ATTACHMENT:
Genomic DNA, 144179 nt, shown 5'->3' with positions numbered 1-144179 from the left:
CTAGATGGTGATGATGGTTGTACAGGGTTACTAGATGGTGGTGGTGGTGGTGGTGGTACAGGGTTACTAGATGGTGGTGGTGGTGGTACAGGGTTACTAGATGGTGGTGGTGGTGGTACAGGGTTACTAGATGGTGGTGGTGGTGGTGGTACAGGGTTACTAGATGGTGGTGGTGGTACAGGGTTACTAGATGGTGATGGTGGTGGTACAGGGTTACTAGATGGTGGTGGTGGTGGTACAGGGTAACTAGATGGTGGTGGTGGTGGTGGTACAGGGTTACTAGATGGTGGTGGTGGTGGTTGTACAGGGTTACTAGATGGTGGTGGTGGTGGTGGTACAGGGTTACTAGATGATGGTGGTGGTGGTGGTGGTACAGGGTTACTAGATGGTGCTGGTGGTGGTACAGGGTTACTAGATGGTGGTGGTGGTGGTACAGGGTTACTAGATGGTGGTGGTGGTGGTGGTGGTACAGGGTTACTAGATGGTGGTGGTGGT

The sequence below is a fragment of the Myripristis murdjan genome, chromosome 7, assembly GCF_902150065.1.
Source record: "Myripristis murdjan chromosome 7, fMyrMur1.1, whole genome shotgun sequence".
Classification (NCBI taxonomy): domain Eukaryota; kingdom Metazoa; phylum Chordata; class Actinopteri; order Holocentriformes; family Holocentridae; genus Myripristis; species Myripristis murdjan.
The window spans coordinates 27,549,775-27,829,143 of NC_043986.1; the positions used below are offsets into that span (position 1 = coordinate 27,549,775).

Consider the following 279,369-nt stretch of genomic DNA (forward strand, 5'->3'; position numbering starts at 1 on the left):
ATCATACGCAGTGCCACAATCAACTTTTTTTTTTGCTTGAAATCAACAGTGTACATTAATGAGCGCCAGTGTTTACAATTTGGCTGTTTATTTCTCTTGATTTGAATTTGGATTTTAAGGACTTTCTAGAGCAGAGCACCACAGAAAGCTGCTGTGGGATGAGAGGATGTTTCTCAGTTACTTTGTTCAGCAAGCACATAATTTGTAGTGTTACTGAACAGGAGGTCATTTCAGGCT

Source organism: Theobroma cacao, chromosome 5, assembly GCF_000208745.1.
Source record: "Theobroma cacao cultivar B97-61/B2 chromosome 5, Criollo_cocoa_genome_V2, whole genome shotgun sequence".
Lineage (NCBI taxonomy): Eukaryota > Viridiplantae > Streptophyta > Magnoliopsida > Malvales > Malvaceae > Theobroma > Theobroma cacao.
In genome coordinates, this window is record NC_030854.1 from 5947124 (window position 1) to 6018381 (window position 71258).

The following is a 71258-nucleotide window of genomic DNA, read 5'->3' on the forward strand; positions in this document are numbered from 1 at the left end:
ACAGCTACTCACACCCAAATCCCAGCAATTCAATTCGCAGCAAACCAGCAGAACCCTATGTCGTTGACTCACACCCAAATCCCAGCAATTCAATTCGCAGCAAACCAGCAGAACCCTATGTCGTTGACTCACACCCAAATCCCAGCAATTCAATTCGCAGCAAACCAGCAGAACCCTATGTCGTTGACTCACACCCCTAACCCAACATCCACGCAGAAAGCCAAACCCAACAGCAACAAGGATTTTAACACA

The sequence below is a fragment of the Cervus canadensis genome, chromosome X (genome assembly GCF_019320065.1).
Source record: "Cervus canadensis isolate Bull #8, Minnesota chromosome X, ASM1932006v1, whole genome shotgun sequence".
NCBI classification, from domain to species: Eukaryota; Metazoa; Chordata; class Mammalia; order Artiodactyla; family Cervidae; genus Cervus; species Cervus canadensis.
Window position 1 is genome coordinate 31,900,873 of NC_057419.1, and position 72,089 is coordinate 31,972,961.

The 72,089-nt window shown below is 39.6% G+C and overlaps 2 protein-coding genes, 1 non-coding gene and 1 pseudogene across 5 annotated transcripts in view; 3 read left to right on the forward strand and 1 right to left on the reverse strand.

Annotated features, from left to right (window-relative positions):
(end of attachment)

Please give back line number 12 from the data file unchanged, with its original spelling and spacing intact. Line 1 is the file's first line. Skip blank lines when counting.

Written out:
In genome coordinates, this window is record NC_030854.1 from 5947124 (window position 1) to 6018381 (window position 71258).